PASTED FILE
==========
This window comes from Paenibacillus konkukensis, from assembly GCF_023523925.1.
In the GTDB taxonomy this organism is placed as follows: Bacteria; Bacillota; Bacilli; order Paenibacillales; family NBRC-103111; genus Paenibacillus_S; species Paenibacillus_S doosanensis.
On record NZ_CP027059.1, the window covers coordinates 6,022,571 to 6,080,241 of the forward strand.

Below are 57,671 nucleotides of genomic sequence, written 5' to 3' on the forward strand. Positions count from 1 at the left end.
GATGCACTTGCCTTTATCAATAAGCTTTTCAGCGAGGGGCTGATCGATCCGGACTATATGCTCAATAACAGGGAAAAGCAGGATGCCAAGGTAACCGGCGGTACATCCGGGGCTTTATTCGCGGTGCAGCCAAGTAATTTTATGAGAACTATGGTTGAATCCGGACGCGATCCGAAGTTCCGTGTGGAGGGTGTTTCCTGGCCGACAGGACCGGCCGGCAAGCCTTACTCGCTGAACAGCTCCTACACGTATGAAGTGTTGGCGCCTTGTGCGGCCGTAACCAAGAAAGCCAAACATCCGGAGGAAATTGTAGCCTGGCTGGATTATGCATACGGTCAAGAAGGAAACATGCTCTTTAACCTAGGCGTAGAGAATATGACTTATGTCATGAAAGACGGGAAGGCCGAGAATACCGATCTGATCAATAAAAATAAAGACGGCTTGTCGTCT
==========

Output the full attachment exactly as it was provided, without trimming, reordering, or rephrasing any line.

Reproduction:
This window comes from Paenibacillus konkukensis, from assembly GCF_023523925.1.
In the GTDB taxonomy this organism is placed as follows: Bacteria; Bacillota; Bacilli; order Paenibacillales; family NBRC-103111; genus Paenibacillus_S; species Paenibacillus_S doosanensis.
On record NZ_CP027059.1, the window covers coordinates 6,022,571 to 6,080,241 of the forward strand.

Below are 57,671 nucleotides of genomic sequence, written 5' to 3' on the forward strand. Positions count from 1 at the left end.
GATGCACTTGCCTTTATCAATAAGCTTTTCAGCGAGGGGCTGATCGATCCGGACTATATGCTCAATAACAGGGAAAAGCAGGATGCCAAGGTAACCGGCGGTACATCCGGGGCTTTATTCGCGGTGCAGCCAAGTAATTTTATGAGAACTATGGTTGAATCCGGACGCGATCCGAAGTTCCGTGTGGAGGGTGTTTCCTGGCCGACAGGACCGGCCGGCAAGCCTTACTCGCTGAACAGCTCCTACACGTATGAAGTGTTGGCGCCTTGTGCGGCCGTAACCAAGAAAGCCAAACATCCGGAGGAAATTGTAGCCTGGCTGGATTATGCATACGGTCAAGAAGGAAACATGCTCTTTAACCTAGGCGTAGAGAATATGACTTATGTCATGAAAGACGGGAAGGCCGAGAATACCGATCTGATCAATAAAAATAAAGACGGCTTGTCGTCT